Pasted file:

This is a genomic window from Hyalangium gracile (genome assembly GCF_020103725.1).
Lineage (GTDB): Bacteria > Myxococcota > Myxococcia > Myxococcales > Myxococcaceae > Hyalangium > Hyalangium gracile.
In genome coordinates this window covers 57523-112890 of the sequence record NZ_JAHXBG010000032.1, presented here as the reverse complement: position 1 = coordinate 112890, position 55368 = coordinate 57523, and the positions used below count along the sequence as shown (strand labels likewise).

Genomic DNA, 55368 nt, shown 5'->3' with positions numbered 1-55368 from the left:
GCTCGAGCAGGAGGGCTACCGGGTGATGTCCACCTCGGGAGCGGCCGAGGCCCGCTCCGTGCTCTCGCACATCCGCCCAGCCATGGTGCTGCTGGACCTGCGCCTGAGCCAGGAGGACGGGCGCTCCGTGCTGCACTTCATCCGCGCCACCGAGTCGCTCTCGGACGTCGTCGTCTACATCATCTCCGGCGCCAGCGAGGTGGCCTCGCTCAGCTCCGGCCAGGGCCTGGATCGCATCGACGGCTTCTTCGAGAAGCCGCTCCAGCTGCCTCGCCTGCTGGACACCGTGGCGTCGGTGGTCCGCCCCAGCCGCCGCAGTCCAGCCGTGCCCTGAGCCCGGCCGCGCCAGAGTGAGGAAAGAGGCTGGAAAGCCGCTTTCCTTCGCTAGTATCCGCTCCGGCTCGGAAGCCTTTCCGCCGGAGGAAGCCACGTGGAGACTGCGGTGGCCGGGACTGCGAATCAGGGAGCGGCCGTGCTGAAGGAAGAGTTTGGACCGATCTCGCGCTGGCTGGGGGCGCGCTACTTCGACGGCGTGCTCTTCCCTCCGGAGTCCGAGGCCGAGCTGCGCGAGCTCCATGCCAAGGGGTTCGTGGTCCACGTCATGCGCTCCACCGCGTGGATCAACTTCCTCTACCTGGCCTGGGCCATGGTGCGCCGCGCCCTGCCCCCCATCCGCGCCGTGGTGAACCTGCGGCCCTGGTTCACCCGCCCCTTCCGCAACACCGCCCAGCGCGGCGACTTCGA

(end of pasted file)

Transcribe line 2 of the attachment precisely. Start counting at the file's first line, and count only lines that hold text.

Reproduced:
Lineage (GTDB): Bacteria > Myxococcota > Myxococcia > Myxococcales > Myxococcaceae > Hyalangium > Hyalangium gracile.